Since the first inmates boarded the state prison ship Waban in 1851, victims of their crimes have tried to be heard. It took more than 130 years before victims found their voices. In 1982, voters passed Proposition 8, officially recognizing victims’ rights. Six years later, the state corrections department established a special victims office, today known as the Office of Victims and Survivor Rights and Services. After more than a century of silence, Inside CDCR delves into some of the stories of those victims, finally giving them a voice.
In 1961, California Medical Facility (CMF) launched an arts program almost by accident when the warden at the time wanted the walls of the dining hall painted. Known back then as superintendent, William Keating enlisted some artistically inclined inmates for the task. “What started as a simple dining room improvement program has developed into a nationally famous art colony,” reads a 1965 brochure produced by CMF inmates for a spring art show. “(The superintendent) assigned a couple of inmates to create some paintings (for the walls). This accomplished, the artists asked for permission to continue painting. Other inmates expressed an interest in art (and soon) an art colony was born.”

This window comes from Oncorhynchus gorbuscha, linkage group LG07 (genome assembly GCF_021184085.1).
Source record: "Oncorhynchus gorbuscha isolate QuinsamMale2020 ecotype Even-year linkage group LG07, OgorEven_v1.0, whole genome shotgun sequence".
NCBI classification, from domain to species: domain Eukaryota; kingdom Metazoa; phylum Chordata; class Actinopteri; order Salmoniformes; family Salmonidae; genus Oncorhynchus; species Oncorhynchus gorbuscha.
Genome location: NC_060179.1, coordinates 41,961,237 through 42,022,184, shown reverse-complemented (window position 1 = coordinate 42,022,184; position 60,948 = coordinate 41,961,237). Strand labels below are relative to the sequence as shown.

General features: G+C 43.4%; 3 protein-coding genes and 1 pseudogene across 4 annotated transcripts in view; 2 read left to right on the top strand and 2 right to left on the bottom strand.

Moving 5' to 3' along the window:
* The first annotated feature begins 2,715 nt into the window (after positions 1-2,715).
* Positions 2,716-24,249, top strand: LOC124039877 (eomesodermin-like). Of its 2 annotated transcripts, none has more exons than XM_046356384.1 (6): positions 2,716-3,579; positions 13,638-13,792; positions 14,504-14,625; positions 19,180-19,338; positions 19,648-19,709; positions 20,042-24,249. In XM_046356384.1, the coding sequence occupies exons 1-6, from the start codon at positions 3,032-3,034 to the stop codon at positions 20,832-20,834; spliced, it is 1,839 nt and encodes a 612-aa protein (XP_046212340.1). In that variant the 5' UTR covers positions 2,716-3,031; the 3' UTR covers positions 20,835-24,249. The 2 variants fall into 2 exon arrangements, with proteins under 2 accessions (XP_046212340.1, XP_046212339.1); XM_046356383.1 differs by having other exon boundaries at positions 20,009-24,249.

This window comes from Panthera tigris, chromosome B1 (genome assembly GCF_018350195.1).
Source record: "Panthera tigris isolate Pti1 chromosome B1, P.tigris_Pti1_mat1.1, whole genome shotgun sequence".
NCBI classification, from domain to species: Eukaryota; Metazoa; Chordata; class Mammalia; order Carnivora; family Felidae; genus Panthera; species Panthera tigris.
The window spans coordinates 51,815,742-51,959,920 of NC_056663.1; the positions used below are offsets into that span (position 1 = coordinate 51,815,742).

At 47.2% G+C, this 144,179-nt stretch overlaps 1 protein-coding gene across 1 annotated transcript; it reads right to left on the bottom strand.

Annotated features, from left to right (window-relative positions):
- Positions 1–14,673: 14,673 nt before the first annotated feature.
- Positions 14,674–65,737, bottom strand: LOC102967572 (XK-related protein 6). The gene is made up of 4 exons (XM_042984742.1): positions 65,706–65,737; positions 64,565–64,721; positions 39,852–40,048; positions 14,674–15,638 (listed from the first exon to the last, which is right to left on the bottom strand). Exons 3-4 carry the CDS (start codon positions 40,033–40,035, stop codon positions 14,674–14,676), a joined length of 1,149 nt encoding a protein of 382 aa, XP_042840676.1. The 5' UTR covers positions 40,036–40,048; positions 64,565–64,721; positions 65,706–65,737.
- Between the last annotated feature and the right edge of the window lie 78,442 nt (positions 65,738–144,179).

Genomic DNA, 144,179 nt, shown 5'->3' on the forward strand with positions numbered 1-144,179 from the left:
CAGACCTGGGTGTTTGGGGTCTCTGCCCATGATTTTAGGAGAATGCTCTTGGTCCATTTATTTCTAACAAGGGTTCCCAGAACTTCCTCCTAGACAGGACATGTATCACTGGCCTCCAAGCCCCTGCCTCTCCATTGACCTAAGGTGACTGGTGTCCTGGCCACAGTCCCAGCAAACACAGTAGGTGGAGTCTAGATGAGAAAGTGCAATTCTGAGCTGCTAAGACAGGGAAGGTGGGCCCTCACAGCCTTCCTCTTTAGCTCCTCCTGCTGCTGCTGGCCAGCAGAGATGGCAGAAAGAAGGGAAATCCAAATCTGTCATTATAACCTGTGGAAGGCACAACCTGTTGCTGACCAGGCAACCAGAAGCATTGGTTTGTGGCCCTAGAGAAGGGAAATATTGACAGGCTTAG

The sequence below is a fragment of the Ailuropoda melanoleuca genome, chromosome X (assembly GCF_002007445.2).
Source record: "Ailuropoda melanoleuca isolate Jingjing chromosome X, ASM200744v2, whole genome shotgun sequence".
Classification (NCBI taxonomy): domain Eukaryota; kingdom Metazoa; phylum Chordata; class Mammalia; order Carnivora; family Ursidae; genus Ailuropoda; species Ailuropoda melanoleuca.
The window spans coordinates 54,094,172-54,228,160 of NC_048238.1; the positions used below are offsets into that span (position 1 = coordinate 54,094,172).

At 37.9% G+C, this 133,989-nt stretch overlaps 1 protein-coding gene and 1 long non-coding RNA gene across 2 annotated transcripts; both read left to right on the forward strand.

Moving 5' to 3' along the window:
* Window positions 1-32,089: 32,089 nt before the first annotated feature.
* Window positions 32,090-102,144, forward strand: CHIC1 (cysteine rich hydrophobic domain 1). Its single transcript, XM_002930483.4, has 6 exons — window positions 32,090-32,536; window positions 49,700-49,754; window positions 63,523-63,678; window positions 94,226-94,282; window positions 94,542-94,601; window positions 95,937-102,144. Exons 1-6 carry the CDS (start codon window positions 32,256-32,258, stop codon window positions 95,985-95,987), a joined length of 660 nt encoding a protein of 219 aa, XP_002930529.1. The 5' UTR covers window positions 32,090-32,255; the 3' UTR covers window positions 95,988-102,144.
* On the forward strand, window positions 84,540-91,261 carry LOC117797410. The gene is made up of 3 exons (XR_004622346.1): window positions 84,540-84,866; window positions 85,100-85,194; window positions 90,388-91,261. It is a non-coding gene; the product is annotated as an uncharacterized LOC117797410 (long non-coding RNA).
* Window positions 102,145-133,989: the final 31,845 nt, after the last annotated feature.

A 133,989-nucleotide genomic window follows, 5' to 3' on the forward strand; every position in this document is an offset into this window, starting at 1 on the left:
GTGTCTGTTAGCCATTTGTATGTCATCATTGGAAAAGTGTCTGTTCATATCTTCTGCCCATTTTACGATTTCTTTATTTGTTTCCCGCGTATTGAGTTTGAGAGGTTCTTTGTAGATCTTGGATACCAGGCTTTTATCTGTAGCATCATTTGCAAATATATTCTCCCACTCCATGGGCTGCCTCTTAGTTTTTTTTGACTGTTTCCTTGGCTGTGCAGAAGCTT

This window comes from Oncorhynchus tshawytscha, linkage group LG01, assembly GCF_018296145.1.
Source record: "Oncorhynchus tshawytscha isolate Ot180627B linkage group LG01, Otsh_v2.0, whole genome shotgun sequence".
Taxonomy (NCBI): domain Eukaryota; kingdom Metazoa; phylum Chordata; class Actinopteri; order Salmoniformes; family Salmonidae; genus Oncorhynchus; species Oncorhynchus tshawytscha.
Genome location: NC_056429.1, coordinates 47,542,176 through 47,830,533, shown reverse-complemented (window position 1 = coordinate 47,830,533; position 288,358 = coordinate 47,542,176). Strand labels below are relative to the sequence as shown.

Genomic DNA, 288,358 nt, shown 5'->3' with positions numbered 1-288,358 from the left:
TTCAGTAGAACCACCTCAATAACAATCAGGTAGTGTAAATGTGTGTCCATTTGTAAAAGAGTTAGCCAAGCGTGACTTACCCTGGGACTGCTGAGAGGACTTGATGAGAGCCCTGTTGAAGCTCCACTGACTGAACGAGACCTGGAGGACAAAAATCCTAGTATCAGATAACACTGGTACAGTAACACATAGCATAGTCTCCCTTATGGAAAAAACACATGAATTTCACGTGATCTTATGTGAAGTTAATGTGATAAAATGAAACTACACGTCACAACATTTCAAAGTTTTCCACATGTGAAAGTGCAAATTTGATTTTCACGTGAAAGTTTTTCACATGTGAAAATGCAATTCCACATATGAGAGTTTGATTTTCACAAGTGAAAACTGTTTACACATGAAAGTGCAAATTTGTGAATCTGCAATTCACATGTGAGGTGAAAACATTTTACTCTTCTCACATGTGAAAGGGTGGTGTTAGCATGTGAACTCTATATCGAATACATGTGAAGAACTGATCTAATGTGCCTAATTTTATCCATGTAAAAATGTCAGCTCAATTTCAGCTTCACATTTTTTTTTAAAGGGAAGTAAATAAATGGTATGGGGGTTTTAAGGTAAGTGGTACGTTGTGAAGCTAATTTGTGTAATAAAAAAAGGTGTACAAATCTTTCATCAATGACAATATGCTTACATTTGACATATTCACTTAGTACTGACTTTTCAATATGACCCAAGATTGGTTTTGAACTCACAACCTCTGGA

Early in the state’s history, female inmates were handled by prison matrons but it wasn’t always the case. This is a look at some of those women working in a male-dominated environment that laid the foundation for women to follow a century later.
Since its inception, some employees of the state prison system have gone above and beyond the normal call of duty to help those in need. In this installment of Unlocking History, we explore the stories of three of those employees going back to 1908.
On April 18, 1906, a devastating 7.8 magnitude earthquake struck the San Francisco Bay area. The city and many of the surrounding communities were left in ruins and some unscrupulous types took advantage of the confusion and chaos. Meanwhile, the sturdily built San Quentin State Prison was relatively unscathed but the jolt certainly caused a scare among staff and inmates.
For over 150 years, California’s prison system has had to adapt to new media. In the early 1940s, San Quentin Warden Clinton T. Duffy wired cells for radios. But before movies and television sets were commonplace in prisons, the department grappled with the notion of allowing a filmmaker into the prison as early as 1897. Convicted murderer Theodore Durrant, dubbed “Demon of the Belfry” by the press, was due to be executed at San Quentin. To help raise funds for his defense, Durrant’s parents contracted with the operator of an animatoscope to film the inmate. The family charged admission for this early film to raise money for his defense as his appeal was before the U.S. Supreme Court. In 1895, Durrant was convicted of murdering two young women and hiding their bodies in a church belfry and a closet. His trial went on for years, garnering headlines and multiple pages of coverage.